3 Critical Stages of Third-Party Vendor Management

By Vanessa Stanfield, Insurance Solutions powered by Affinion

Did you know your credit union could be responsible for the performance of your vendors? No credit union wants to encounter regulatory trouble or face reputational risk; especially as a result of vendor activities. It’s because of that fact that vendor management due diligence is a topic of increasing importance.

But what is the right way to go about choosing  third party vendor? The National Credit Union Administration (NCUA) has provided clear direction regarding vendor due diligence. Additionally, the NCUA has deemed the following areas as critical in third-party vendor management: Risk Assessment & Planning, Due Diligence, and Risk Measurement, Monitoring and Control.

Risk Assessment & Planning

Risk Assessment

Prior to engaging a third-party relationship, assess the current risks and document how the vendor will relate to your credit union’s strategic plan. When conducting a comprehensive risk assessment, the key areas of focus are: credit, interest rate, liquidity, transaction, compliance, strategy, and reputational risk. In this discovery phase, your credit union can identify the current risks and establish expectations of the new relationship.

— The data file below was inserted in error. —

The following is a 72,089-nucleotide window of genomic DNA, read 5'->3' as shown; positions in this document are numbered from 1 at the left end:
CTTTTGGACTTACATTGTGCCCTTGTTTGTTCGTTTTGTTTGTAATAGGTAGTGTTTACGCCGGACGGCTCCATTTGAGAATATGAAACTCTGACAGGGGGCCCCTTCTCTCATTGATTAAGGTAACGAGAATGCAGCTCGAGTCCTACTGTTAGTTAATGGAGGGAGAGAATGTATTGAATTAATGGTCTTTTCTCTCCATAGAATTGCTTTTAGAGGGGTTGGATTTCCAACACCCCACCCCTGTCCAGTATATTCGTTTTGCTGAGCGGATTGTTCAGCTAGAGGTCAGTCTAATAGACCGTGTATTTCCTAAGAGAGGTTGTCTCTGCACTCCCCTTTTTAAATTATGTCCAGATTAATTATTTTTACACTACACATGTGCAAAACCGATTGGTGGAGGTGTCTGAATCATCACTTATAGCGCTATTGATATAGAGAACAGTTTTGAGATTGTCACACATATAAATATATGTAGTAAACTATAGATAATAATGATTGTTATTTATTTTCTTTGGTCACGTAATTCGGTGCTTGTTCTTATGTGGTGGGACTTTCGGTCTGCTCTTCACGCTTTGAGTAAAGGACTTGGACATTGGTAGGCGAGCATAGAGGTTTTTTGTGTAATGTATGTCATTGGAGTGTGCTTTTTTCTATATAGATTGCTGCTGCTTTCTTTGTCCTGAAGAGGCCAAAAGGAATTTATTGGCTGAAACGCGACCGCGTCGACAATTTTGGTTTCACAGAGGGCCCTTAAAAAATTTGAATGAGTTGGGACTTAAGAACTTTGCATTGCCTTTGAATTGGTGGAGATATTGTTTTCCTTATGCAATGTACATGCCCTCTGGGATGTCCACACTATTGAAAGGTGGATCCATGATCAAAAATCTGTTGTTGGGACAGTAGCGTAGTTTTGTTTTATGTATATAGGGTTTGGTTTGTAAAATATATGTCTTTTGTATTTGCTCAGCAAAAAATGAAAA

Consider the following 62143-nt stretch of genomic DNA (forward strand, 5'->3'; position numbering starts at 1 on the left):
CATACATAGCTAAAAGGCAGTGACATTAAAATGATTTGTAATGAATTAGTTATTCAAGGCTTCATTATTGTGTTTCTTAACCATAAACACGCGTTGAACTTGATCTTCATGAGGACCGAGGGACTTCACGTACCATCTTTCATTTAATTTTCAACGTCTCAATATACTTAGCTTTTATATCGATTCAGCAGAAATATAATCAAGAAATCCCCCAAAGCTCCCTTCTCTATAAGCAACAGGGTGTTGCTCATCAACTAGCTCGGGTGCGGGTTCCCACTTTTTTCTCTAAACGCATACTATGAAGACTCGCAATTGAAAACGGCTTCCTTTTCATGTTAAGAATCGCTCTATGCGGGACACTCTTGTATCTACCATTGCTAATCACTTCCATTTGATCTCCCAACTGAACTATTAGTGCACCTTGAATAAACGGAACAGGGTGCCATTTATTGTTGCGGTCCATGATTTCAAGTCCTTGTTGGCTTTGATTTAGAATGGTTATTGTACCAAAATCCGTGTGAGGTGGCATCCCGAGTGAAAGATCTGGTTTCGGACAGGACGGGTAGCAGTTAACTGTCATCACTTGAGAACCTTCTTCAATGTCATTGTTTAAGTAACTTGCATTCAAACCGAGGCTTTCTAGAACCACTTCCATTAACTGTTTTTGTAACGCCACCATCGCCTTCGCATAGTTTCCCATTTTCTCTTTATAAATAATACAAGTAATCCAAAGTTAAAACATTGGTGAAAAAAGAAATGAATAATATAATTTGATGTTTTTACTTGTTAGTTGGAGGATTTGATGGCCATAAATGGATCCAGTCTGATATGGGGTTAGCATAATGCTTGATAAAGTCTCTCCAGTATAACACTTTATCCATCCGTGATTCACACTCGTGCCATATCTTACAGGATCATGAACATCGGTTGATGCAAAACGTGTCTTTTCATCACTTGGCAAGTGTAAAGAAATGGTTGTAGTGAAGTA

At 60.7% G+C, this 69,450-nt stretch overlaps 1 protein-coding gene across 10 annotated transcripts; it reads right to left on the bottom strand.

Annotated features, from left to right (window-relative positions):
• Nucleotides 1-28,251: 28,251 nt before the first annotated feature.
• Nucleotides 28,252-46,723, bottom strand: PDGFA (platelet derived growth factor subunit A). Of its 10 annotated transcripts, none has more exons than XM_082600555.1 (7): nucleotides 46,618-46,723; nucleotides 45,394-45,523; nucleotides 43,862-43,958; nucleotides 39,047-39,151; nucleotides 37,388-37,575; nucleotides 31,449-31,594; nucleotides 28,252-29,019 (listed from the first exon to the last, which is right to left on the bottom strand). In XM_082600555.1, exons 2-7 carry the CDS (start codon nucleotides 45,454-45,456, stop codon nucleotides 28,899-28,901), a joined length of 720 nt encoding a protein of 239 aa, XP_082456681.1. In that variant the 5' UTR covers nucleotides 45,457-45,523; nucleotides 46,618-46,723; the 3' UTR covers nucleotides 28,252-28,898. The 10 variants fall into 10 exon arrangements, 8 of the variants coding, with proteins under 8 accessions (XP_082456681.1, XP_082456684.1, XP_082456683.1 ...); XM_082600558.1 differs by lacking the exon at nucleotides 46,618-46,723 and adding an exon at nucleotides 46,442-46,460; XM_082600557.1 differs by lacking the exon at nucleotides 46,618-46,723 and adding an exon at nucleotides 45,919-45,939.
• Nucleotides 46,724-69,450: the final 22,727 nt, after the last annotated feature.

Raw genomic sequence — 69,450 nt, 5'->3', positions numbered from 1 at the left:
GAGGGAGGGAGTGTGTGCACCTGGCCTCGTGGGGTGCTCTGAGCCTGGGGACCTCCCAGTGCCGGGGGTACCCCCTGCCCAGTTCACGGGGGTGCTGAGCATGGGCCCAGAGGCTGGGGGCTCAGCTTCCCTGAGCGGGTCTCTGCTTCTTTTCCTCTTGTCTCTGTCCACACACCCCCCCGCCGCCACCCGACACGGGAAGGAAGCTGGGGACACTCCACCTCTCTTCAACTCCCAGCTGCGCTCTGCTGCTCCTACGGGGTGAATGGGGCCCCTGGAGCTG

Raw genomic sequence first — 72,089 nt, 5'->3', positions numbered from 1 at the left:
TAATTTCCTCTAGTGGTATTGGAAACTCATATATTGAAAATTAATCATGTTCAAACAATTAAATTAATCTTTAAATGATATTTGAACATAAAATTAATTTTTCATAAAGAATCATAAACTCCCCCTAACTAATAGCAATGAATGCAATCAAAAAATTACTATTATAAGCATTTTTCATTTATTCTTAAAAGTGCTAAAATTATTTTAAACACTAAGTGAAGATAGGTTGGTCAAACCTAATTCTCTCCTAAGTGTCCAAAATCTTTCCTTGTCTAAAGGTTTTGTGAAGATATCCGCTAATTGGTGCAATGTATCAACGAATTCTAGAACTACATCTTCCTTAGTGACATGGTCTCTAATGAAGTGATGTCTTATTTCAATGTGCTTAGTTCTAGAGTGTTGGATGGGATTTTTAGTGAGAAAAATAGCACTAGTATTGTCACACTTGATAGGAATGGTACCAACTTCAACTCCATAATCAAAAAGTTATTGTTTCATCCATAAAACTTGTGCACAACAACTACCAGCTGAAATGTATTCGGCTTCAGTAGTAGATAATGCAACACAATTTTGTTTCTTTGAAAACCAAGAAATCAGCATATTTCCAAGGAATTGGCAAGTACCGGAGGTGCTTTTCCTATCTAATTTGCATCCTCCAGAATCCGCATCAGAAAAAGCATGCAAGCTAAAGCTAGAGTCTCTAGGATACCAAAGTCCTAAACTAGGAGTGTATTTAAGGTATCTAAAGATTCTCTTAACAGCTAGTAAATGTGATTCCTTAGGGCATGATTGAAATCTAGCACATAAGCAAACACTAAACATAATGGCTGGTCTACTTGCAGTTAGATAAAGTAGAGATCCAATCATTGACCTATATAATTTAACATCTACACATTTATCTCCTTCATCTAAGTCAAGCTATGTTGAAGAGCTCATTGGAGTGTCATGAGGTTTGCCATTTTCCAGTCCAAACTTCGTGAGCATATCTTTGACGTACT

Due Diligence

There are four fundamental due diligence elements to consider when choosing a vendor: organizational, business model, financial health, and program risks. In these areas, your credit union can assess what degree of due diligence is required.

But remember- not all vendors are created equal. More complex vendor relationships with more risk will typically require increased due diligence; less complexity and risk means less rigorous due diligence. For a comprehensive report and the five key due diligence questions you need to ask your vendors, read the full whitepaper here.

Risk Measurement, Monitoring and Control

Credit unions must be able to continually measure performance and risk throughout the relationship with the vendor. To do this, your credit union should clearly outline the vendor’s responsibilities and policies before taking on the vendor. In the end, this will allow for proper vendor performance management so that you can ensure expectations are being met.

Credit unions should not think of vendors as a third party, but as an extension of their organization. Because of this, it is important to consider the three critical areas above when deciding on a vendor. As the NCUA has conveyed, the utilization of vendors does not in any way diminish the credit union’s level of responsibility and for that reason, credit unions should carefully select their vendors.

What Should We Ask Our Vendors?

To be confident that the vendor’s management programs are the right fit, credit unions must discuss the vendor in great detail and ask the hard questions. Failure to conduct thorough due diligence and effectively monitor these vendors place the credit union at risk. Again, not all vendor relationships call for the same level of due diligence and ongoing monitoring, but in order to determine what level is necessary there are key questions that your credit union must contemplate.